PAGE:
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John Stott: One of the Most Neglected Themes in the Bible

Whole life discipleship

Preach like Hebrews

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The book of Hebrews is the only letter in the Bible that contains an inspired sermon, and as such pastors should model their sermons after Hebrews more than the styles of communication popular today.

Hebrews is certainly a written letter that contains the content of the author’s sermon. The point of the sermon was to express the pastor’s concern for the congregation’s perseverance. If you open your Bible to Hebrews, the first thing you notice is that it doesn’t begin like any of Paul’s letters or like anything else in New Testament literature. It’s different. It has a stunning start. “The Spirit expressly says…” The opening statement is confessional in character and compels attention. It engages in auditor or reader immediately. The preacher has a sense of urgency. He wants to compel his congregation to perseverance.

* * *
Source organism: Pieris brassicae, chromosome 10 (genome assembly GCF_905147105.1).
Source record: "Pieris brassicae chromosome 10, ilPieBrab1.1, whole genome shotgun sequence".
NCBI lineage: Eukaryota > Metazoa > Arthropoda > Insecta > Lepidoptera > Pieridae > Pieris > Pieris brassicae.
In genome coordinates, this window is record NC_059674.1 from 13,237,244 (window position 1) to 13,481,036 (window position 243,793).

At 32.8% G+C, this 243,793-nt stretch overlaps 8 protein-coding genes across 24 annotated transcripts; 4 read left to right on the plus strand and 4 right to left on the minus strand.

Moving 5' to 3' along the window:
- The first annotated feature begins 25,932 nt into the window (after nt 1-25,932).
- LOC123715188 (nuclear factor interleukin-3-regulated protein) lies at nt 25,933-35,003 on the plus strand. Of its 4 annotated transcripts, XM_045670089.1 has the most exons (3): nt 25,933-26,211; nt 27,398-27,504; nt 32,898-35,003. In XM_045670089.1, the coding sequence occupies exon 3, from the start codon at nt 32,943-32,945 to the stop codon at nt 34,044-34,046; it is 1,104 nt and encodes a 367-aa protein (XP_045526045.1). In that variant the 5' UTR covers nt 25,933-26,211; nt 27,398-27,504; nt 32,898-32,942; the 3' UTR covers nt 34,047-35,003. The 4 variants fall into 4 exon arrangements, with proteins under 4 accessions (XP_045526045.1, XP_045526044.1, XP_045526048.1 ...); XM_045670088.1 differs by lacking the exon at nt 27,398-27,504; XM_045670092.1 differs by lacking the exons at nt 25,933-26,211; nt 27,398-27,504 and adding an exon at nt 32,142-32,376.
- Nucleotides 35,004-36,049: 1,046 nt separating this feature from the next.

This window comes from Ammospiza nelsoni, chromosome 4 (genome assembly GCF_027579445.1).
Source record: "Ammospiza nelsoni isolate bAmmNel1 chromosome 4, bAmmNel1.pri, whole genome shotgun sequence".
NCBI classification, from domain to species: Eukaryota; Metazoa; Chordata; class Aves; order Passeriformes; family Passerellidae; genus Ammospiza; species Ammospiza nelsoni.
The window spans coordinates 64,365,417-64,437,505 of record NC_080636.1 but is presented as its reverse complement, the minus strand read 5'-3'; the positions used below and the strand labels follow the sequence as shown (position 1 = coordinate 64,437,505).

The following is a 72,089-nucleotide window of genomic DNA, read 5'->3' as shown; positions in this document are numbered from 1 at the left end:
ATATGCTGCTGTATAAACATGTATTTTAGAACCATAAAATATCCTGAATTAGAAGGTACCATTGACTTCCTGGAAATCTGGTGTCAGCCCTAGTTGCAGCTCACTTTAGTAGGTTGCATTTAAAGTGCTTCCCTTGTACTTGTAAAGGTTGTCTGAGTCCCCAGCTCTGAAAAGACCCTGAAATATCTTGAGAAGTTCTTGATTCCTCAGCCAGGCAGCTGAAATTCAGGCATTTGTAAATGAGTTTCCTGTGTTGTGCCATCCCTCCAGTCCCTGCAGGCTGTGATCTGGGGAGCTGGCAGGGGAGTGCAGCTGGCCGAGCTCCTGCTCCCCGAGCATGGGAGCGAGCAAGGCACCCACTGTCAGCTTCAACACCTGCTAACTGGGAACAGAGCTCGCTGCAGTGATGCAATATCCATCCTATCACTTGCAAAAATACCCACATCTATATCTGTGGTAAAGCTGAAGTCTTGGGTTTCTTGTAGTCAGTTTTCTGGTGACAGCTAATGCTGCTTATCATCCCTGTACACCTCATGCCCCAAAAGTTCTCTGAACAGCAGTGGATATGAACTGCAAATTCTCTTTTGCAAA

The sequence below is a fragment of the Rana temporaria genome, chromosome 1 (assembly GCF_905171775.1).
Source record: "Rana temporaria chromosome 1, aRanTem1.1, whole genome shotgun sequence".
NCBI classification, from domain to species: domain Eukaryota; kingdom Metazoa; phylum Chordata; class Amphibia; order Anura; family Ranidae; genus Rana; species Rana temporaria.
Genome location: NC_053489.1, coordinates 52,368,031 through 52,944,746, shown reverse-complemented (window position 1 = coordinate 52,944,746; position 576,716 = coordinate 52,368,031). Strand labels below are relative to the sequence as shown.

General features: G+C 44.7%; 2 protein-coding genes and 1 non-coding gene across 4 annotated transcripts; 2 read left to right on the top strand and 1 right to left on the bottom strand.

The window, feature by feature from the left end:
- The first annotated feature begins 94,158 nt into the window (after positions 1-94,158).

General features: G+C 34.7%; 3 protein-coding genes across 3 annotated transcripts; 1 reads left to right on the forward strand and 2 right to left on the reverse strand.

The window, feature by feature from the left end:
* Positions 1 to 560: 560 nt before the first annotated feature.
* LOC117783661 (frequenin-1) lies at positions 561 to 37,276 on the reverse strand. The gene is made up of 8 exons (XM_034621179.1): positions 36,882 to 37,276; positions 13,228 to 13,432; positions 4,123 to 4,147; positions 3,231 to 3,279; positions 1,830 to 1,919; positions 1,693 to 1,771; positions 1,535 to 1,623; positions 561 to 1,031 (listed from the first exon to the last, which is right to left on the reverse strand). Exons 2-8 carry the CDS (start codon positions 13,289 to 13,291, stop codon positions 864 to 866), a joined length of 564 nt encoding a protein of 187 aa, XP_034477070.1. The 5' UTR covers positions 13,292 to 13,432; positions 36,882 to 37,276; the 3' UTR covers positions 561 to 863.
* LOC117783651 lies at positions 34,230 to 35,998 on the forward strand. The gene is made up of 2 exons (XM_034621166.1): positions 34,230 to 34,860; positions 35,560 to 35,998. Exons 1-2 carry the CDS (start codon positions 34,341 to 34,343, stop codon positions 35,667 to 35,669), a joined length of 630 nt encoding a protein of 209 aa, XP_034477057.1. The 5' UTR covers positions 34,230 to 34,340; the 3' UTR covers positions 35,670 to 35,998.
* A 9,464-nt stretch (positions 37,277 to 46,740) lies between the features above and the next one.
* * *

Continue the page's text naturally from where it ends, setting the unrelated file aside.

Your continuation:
He moves from there to the issue of the superiority of Christ. The author writes to warn against drifting and to encourage steadfastness in his recipients. He does this by urging, warning and proving that Jesus is “better” than all that came before. 

This should be our model as well. The ancient, inspired, anonymous preacher provides a paradigm for preaching that transcends his audience and time period and instructs us as communicators in the modern age. This dazzling portrait of Christ ought to motivate an expositor today to ensure that their sermon is fixed and focused on the Son of God, and his glory.